Coupled with this is the fact that people just don’t care about much that is going on outside the country. This is two-fold, when it comes to one’s own emotions on the subject matter. On the one hand, I feel quite safe living here, which is something that should not be taken for granted. On the other, we should care about what’s happening in the world, quite simply because we are a part of it.
Good luck getting around without a car
Here’s my biggest pet peeve! Life in Australia without a car is… challenging, to say the least.
Even the bigger cities have notoriously bad public transport and in the smaller ones, it’s near non-existent. I am so far coping with getting around Melbourne without a car, but it takes me ten times longer to get to places, particularly as one of the buses I have to catch often likes to arrive and leave five minutes before its due.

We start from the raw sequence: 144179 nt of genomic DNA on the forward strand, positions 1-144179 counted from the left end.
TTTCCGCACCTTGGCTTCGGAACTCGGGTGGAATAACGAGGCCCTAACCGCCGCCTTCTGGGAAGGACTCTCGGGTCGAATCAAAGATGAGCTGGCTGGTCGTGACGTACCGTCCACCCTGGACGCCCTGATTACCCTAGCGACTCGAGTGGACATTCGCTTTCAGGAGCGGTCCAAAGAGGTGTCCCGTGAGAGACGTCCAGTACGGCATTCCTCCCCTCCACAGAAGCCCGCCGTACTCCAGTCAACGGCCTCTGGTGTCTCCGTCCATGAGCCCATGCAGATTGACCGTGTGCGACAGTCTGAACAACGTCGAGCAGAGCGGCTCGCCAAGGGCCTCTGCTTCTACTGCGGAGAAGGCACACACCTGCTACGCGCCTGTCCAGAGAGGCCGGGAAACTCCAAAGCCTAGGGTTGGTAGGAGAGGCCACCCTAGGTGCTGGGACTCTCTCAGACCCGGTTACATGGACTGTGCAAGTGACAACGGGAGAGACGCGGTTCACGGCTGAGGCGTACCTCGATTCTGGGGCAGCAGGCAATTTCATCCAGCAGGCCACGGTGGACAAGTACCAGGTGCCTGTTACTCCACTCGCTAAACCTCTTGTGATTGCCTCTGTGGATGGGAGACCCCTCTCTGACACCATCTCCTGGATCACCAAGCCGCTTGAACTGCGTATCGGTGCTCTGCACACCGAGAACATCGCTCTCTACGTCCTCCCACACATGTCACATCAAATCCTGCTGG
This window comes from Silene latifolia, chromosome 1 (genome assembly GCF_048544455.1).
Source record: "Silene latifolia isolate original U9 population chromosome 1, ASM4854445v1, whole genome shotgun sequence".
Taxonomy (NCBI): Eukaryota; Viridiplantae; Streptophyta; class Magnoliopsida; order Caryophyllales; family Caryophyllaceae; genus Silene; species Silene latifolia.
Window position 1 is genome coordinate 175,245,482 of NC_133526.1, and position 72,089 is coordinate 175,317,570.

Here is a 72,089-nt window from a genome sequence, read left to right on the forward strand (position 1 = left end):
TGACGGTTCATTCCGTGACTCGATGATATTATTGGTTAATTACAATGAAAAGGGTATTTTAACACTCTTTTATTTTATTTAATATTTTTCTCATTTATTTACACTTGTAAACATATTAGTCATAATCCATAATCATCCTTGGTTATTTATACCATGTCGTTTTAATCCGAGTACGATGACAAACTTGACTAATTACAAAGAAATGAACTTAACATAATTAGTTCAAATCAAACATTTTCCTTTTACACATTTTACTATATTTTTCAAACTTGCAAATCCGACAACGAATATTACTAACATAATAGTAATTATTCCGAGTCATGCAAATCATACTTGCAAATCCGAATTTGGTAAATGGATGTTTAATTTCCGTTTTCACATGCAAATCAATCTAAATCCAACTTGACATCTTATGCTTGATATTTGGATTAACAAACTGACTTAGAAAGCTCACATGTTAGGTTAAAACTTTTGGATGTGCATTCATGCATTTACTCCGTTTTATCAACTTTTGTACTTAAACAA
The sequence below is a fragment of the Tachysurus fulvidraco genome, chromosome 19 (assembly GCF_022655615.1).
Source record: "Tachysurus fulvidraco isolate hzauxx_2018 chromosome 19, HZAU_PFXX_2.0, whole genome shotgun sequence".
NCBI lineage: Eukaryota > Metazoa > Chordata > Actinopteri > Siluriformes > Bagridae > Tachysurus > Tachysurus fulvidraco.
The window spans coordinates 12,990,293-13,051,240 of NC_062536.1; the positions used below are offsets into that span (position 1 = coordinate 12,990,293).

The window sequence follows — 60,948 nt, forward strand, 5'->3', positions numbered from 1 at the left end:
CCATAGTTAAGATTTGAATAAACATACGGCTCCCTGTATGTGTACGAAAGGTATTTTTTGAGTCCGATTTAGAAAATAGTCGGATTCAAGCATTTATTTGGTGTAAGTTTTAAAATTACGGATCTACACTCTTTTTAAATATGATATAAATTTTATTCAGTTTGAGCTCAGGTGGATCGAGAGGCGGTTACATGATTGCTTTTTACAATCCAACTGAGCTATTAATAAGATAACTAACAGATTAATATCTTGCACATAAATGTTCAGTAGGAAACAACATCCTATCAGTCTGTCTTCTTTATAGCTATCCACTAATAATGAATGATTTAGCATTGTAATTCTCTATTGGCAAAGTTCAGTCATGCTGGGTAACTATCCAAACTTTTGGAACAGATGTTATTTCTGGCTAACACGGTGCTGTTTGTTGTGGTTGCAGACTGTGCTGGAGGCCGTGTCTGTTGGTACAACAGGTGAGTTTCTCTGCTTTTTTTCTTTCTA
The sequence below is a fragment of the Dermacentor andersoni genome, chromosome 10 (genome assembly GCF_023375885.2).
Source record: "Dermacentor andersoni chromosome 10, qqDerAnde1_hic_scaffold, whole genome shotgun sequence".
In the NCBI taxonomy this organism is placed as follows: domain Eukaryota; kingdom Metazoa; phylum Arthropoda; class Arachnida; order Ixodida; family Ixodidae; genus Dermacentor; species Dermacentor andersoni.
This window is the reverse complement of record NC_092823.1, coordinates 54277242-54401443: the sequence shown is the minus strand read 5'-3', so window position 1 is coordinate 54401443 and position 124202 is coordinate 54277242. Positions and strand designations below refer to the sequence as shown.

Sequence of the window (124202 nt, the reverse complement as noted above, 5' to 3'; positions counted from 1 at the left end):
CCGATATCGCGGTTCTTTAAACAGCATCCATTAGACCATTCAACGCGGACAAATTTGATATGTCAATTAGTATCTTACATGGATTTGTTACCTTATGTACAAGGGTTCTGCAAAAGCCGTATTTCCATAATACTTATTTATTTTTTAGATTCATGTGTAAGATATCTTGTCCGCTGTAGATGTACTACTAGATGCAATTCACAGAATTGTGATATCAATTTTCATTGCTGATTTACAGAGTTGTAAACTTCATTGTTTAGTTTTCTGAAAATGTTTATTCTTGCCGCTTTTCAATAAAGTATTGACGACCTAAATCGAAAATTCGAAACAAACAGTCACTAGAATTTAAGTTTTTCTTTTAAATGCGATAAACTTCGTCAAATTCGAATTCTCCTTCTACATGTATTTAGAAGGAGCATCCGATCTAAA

Most upsetting is having the inability to leave the city whenever I want, without having to hire a car, which can be stupidly expensive.
I know being vehicle-less is better for both the environment and my bank account, but it frazzles my nerves, I’ll tell you that much for free.
The cost of living doesn’t quite correspond with wages
When I moved away from Australia three years ago, I’d say the country was on the cusp of getting really expensive. As in – yes, things were pricey, but the median wage in the cities wasn’t unachievable and you could have a pretty comfortable life there.
I don’t know if I can say the same now. I looked vaguely at moving back to Sydney, THE CITY FROM WHICH I AM FROM and had to rule it out as I didn’t think I could afford it anymore. You can live a bit better in Melbourne, but that’s a fact that is rapidly changing.
I don’t know how else to put it – this is really, really frightening. Even Australians are struggling to live in Australia now and it’s wrong on so many levels.
If you’re here on a visa, you can get treated like a second class citizen